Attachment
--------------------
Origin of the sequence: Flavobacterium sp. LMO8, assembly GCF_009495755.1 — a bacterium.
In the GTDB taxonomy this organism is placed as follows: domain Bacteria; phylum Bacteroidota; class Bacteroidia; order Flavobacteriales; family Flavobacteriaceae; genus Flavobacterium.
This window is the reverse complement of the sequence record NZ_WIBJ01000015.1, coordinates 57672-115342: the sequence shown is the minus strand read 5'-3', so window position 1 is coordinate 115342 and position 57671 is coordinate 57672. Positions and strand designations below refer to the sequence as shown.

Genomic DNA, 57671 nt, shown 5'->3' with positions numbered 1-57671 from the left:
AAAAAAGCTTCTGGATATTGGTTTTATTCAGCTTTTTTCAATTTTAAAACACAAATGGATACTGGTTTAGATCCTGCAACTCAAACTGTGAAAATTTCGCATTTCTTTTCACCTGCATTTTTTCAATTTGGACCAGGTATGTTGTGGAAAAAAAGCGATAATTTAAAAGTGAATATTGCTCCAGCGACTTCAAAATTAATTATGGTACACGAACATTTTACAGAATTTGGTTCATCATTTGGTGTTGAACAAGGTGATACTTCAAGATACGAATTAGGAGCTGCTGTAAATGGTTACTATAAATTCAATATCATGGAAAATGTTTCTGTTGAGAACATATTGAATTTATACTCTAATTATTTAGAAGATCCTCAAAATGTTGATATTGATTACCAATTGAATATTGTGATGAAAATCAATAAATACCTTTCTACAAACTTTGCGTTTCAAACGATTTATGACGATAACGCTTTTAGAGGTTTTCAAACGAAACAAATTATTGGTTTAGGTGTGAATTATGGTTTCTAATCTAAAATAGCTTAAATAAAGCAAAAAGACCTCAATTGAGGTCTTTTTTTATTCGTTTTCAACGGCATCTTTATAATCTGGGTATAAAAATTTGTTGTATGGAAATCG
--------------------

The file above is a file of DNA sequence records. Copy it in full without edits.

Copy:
Origin of the sequence: Flavobacterium sp. LMO8, assembly GCF_009495755.1 — a bacterium.
In the GTDB taxonomy this organism is placed as follows: domain Bacteria; phylum Bacteroidota; class Bacteroidia; order Flavobacteriales; family Flavobacteriaceae; genus Flavobacterium.
This window is the reverse complement of the sequence record NZ_WIBJ01000015.1, coordinates 57672-115342: the sequence shown is the minus strand read 5'-3', so window position 1 is coordinate 115342 and position 57671 is coordinate 57672. Positions and strand designations below refer to the sequence as shown.

Genomic DNA, 57671 nt, shown 5'->3' with positions numbered 1-57671 from the left:
AAAAAAGCTTCTGGATATTGGTTTTATTCAGCTTTTTTCAATTTTAAAACACAAATGGATACTGGTTTAGATCCTGCAACTCAAACTGTGAAAATTTCGCATTTCTTTTCACCTGCATTTTTTCAATTTGGACCAGGTATGTTGTGGAAAAAAAGCGATAATTTAAAAGTGAATATTGCTCCAGCGACTTCAAAATTAATTATGGTACACGAACATTTTACAGAATTTGGTTCATCATTTGGTGTTGAACAAGGTGATACTTCAAGATACGAATTAGGAGCTGCTGTAAATGGTTACTATAAATTCAATATCATGGAAAATGTTTCTGTTGAGAACATATTGAATTTATACTCTAATTATTTAGAAGATCCTCAAAATGTTGATATTGATTACCAATTGAATATTGTGATGAAAATCAATAAATACCTTTCTACAAACTTTGCGTTTCAAACGATTTATGACGATAACGCTTTTAGAGGTTTTCAAACGAAACAAATTATTGGTTTAGGTGTGAATTATGGTTTCTAATCTAAAATAGCTTAAATAAAGCAAAAAGACCTCAATTGAGGTCTTTTTTTATTCGTTTTCAACGGCATCTTTATAATCTGGGTATAAAAATTTGTTGTATGGAAATCG